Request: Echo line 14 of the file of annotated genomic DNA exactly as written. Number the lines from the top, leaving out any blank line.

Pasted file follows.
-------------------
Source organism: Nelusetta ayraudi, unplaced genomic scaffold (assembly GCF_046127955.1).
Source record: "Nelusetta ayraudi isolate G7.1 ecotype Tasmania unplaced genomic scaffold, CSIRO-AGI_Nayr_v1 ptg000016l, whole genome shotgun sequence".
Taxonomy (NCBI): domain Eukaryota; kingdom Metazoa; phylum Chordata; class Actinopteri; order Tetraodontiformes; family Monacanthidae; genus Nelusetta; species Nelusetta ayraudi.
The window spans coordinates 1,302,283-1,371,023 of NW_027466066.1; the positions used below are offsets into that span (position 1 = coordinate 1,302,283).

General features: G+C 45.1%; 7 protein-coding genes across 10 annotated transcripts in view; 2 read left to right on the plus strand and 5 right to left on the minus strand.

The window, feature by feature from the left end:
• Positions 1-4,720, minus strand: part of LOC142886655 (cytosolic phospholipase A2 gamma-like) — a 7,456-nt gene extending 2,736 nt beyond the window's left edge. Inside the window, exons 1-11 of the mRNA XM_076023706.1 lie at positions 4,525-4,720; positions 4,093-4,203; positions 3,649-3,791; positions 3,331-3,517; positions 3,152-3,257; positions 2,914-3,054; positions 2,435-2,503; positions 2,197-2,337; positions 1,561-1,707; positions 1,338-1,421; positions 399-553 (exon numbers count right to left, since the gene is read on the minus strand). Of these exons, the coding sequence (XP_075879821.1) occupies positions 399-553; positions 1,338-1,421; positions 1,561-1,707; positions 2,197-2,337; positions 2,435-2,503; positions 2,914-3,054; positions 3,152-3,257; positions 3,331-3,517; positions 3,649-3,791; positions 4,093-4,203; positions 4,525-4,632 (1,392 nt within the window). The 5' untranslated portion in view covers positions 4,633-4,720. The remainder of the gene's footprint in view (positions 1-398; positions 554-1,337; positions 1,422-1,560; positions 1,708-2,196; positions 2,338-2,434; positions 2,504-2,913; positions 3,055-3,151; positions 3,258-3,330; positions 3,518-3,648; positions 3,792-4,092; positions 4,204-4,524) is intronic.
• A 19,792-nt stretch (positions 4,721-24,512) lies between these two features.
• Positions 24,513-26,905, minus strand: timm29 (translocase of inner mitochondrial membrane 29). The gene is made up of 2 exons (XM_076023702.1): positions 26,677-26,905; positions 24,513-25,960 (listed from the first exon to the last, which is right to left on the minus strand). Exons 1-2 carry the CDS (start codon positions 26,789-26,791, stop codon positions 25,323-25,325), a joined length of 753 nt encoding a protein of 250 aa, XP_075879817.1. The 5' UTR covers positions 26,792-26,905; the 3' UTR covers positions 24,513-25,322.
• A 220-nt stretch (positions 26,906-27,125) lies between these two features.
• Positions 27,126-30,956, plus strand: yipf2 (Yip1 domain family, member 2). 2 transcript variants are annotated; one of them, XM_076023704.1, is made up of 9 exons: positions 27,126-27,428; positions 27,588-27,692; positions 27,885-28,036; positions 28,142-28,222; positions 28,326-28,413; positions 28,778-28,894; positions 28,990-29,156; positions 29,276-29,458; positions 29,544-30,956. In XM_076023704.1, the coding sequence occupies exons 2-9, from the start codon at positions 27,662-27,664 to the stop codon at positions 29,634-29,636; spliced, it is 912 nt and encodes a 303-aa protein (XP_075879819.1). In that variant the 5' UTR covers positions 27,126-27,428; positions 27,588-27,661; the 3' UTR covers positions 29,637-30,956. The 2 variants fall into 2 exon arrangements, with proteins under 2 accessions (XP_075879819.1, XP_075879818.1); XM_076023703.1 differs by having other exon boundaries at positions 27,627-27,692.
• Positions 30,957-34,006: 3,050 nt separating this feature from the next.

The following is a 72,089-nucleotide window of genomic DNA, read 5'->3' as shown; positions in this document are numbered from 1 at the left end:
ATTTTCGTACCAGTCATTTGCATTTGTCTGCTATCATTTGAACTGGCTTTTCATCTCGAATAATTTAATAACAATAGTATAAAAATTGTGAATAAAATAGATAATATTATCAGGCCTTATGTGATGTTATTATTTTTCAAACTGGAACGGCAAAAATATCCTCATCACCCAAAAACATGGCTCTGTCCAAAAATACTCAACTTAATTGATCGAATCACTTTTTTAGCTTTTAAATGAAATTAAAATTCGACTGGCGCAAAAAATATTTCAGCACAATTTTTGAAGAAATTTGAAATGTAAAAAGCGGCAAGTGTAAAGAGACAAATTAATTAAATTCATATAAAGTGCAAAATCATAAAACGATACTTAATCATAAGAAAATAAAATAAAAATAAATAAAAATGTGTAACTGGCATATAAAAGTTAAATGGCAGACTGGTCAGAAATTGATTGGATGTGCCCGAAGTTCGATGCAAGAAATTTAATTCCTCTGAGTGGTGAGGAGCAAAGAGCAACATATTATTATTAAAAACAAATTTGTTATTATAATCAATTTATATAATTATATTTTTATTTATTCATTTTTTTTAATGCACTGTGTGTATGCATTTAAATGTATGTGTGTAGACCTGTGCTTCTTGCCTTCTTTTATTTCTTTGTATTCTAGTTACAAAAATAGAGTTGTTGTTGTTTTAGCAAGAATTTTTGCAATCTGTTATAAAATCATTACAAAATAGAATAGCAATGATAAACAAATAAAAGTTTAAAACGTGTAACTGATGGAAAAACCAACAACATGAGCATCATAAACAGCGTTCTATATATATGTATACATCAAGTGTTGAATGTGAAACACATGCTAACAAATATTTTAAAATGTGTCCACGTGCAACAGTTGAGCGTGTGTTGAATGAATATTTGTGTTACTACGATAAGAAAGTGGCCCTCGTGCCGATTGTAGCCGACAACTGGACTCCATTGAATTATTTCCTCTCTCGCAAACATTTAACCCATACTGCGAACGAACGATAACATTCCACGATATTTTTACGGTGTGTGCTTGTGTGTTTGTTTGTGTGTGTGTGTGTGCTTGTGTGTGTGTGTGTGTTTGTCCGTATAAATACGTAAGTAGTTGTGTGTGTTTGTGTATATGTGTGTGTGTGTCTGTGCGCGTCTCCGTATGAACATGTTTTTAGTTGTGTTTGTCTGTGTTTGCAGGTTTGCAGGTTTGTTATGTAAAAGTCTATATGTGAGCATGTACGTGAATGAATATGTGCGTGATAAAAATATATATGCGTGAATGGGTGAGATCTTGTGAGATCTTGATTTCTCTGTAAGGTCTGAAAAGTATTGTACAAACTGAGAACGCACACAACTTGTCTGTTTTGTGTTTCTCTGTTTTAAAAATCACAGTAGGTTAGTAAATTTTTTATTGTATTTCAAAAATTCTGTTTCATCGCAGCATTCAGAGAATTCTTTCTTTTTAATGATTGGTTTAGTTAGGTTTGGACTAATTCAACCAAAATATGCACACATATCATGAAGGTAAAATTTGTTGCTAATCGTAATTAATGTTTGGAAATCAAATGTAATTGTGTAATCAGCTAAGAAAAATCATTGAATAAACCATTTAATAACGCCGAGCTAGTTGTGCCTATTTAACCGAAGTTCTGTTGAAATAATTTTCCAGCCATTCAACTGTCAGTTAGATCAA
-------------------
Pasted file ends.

ATTTTCGTACCAGTCATTTGCATTTGTCTGCTATCATTTGAACTGGCTTTTCATCTCGAATAATTTAATAACAATAGTATAAAAATTGTGAATAAAATAGATAATATTATCAGGCCTTATGTGATGTTATTATTTTTCAAACTGGAACGGCAAAAATATCCTCATCACCCAAAAACATGGCTCTGTCCAAAAATACTCAACTTAATTGATCGAATCACTTTTTTAGCTTTTAAATGAAATTAAAATTCGACTGGCGCAAAAAATATTTCAGCACAATTTTTGAAGAAATTTGAAATGTAAAAAGCGGCAAGTGTAAAGAGACAAATTAATTAAATTCATATAAAGTGCAAAATCATAAAACGATACTTAATCATAAGAAAATAAAATAAAAATAAATAAAAATGTGTAACTGGCATATAAAAGTTAAATGGCAGACTGGTCAGAAATTGATTGGATGTGCCCGAAGTTCGATGCAAGAAATTTAATTCCTCTGAGTGGTGAGGAGCAAAGAGCAACATATTATTATTAAAAACAAATTTGTTATTATAATCAATTTATATAATTATATTTTTATTTATTCATTTTTTTTAATGCACTGTGTGTATGCATTTAAATGTATGTGTGTAGACCTGTGCTTCTTGCCTTCTTTTATTTCTTTGTATTCTAGTTACAAAAATAGAGTTGTTGTTGTTTTAGCAAGAATTTTTGCAATCTGTTATAAAATCATTACAAAATAGAATAGCAATGATAAACAAATAAAAGTTTAAAACGTGTAACTGATGGAAAAACCAACAACATGAGCATCATAAACAGCGTTCTATATATATGTATACATCAAGTGTTGAATGTGAAACACATGCTAACAAATATTTTAAAATGTGTCCACGTGCAACAGTTGAGCGTGTGTTGAATGAATATTTGTGTTACTACGATAAGAAAGTGGCCCTCGTGCCGATTGTAGCCGACAACTGGACTCCATTGAATTATTTCCTCTCTCGCAAACATTTAACCCATACTGCGAACGAACGATAACATTCCACGATATTTTTACGGTGTGTGCTTGTGTGTTTGTTTGTGTGTGTGTGTGTGCTTGTGTGTGTGTGTGTGTTTGTCCGTATAAATACGTAAGTAGTTGTGTGTGTTTGTGTATATGTGTGTGTGTGTCTGTGCGCGTCTCCGTATGAACATGTTTTTAGTTGTGTTTGTCTGTGTTTGCAGGTTTGCAGGTTTGTTATGTAAAAGTCTATATGTGAGCATGTACGTGAATGAATATGTGCGTGATAAAAATATATATGCGTGAATGGGTGAGATCTTGTGAGATCTTGATTTCTCTGTAAGGTCTGAAAAGTATTGTACAAACTGAGAACGCACACAACTTGTCTGTTTTGTGTTTCTCTGTTTTAAAAATCACAGTAGGTTAGTAAATTTTTTATTGTATTTCAAAAATTCTGTTTCATCGCAGCATTCAGAGAATTCTTTCTTTTTAATGATTGGTTTAGTTAGGTTTGGACTAATTCAACCAAAATATGCACACATATCATGAAGGTAAAATTTGTTGCTAATCGTAATTAATGTTTGGAAATCAAATGTAATTGTGTAATCAGCTAAGAAAAATCATTGAATAAACCATTTAATAACGCCGAGCTAGTTGTGCCTATTTAACCGAAGTTCTGTTGAAATAATTTTCCAGCCATTCAACTGTCAGTTAGATCAA